With potential pitfalls and vast cost discrepancies to navigate, it can be worth seeking expert advice at this stage. TEM providers are often perfectly placed to help enterprises benchmark and source a new contract, thanks to their deep understanding of the networking marketplace and visibility into vendors and what they are willing to offer. 

Simply by communicating with a high-value provider, enterprises can ensure they get the best rate and terms, as well as achieving the best ROI from their deployment.

Executing an SD-WAN Deployment

Once organizations have settled on their chosen vendor, the real digital transformation process begins.

It’s pretty much axiomatic among providers that you can save money by switching from leased lines, such as MPLS, to SD-WAN. In fact, it’s often claimed that the low cost of internet services relative to MPLS solutions allows companies to reduce their monthly spend on bandwidth by as much as 90%.

At its most cost-efficient, the running costs of an SD-WAN deployment are $1000 per site per year, but reputable networking provider Mushroom Networks estimate that the average cost for an MPLS circuit will come with a listed rate of anywhere between $750 to $1000 per month. Even at its most cost-effective, this works out as $9000 per site per year.

For an enterprise-sized business with 150 global enterprise locations, the theoretical cost saving achieved from switching from MPLS to SD-WAN equates to $1,200,000. However, it is worth bearing in mind this calculation is based upon the notion that SD-WAN will remove all traffic running across MPLS lines. This is rarely the case. In fact, the primary job of SD-WAN is to reduce reliance on costly lines, not remove it completely.

At a conservative estimate, an enterprise's decision to implement SD-WAN can, on average, reduce one MPLS link at every two branch environments, achieving a 50% reduction in reliance. This still yields an annual cost saving of $600,000 per year.

Reviewing an SD-WAN Deployment

The final step of a digital transformation is to review the adoption process and determine whether the maximum cost-savings have been achieved.

Post-implementation, enterprises will instantly begin to experience some of the benefits of their new networking solution. The additional $50,000 per month that they save by switching away from leased lines will quickly be appreciated, but, that is no excuse to not stretch the cost-saving capabilities as far as possible.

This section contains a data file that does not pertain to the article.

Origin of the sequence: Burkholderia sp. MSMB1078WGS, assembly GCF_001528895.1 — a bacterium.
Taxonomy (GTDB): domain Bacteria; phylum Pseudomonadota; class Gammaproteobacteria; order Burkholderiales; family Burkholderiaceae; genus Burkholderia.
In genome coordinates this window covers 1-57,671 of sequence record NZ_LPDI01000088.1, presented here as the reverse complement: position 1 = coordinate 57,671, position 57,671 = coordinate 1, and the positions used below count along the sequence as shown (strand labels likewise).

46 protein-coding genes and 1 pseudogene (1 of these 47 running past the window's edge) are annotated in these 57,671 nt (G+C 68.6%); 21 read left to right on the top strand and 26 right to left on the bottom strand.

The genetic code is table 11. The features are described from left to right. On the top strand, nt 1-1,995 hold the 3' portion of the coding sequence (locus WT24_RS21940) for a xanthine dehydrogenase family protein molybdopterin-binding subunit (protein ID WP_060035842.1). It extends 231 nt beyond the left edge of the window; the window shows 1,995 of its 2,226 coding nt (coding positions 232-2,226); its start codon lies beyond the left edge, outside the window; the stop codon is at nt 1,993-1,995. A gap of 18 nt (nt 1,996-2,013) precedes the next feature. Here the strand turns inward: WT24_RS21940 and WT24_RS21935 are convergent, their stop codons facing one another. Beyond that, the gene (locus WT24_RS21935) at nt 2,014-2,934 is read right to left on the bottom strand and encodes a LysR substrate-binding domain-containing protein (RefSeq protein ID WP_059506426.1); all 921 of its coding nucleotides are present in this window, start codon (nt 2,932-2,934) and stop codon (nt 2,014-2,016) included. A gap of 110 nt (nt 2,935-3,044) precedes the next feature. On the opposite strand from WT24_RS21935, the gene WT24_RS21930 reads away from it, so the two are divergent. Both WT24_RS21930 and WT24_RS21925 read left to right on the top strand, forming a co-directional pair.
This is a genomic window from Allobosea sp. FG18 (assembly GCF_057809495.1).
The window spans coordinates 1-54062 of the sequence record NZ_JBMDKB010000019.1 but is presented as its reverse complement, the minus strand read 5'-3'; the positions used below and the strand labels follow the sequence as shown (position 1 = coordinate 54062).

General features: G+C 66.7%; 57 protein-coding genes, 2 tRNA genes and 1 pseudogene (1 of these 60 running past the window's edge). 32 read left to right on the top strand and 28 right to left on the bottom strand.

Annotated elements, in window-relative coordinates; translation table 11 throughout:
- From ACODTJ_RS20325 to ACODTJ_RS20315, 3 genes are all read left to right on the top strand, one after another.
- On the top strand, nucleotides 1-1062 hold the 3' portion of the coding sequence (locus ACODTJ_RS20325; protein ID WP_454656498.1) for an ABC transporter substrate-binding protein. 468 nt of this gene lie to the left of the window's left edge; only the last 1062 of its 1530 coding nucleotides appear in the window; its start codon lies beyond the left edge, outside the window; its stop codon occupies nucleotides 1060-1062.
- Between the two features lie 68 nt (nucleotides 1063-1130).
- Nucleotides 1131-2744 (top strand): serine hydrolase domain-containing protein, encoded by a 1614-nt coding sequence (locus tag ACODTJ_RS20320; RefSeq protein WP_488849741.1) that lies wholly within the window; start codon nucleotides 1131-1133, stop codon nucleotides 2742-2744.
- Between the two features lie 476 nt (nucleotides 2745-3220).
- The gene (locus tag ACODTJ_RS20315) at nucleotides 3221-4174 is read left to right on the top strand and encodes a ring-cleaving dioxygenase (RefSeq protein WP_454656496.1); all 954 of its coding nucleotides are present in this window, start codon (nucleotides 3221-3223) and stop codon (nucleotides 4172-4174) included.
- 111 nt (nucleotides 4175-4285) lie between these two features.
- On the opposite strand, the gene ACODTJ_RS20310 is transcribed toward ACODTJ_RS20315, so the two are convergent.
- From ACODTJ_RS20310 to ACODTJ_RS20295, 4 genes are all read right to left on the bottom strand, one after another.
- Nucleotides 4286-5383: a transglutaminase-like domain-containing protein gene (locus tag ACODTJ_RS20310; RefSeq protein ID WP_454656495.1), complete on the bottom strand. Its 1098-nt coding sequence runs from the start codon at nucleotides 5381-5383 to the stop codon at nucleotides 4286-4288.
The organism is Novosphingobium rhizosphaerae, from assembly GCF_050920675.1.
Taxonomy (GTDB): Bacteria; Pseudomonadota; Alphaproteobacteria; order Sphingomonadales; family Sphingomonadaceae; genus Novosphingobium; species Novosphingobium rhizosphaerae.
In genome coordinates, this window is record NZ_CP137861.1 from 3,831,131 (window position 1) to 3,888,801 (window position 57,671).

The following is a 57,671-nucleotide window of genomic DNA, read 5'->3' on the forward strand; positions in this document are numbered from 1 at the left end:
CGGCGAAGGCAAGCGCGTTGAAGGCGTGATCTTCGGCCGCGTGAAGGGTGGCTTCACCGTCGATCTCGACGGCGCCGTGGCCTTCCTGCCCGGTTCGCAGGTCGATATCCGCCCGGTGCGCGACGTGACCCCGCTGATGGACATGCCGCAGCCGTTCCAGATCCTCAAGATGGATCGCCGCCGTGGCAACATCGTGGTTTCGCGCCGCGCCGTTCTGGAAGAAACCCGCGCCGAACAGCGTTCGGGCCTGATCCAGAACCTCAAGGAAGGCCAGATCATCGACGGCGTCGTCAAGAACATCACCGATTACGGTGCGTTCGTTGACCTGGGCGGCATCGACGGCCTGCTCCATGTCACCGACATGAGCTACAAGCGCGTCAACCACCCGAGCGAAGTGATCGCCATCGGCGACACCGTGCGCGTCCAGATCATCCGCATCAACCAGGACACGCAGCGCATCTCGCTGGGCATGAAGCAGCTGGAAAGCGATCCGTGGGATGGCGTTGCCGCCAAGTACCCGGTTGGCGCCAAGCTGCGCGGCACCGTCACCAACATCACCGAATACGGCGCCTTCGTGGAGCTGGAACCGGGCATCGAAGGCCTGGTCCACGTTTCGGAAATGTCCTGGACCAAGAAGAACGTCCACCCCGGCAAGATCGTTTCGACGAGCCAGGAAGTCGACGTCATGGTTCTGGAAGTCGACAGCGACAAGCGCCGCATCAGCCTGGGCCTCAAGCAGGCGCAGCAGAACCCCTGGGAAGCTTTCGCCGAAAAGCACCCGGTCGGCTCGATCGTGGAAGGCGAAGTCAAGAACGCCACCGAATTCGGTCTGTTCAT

To maximize the benefits of an SD-WAN solution, legacy architecture needs to be disconnected. Cross-referencing the audit created in the business case with the new SD-WAN environment and identifying what remains will provide a comprehensive list of networking offerings that are no longer required. To calculate whether or not your enterprise is extracting the maximum value from your implementation it can be beneficial to talk to a TEM provider.

TEM providers are experts at providing fully transparent billing data that includes an accurate list of charges. With knowledge of the providers’ procedures and access to dispute channels, they can help enterprises extract the maximum cost-savings.

Employing their services, enterprises will not only add additional annual cost-savings – see business case section for more clarification – but also reduce the overall complexity of the network environment, further increasing performance.

A Comprehensive Guide to SD-WAN

In this, our sixth and final post in this SD-WAN series, we journeyed through an SD-WAN deployment to determine the maximum cost-savings that this implementation can save your organization.

We have drilled into the economics of SD-WAN and exposed the hard savings that can be achieved as a result of adoption. At final calculation, incorporating infrastructure optimization, vendor comparatives, and reduction of MPLS utilization, the total cost-savings that can be achieved for an enterprise-sized business with 150 global enterprise locations equates to $1,035,000. This total excludes the soft savings that can be generated as a result of increased productivity, greater flexibility and control, and better compliance.

In short, the answer is yes – an SD-WAN digital transformation is worth it. But, to achieve these cost savings, communicating with a TEM provider can offer invaluable support and guidance. With expert insight into the networking space, they are perfectly placed to help enterprises extract the greatest value from their SD-WAN transformation. To speak to a TEM provider who can help you to achieve the level of cost savings outlined above, why not get in touch?


This post is the final instalment in this 6-part series that has explored everything an enterprise needs to know about SD-WAN. To learn how to extract the maximum value from your SD-WAN deployment, while smoothing the transition process, download: The Complete Guide to SD-WAN Deployment.

SD-WAN Deployment

Topics: SD-WAN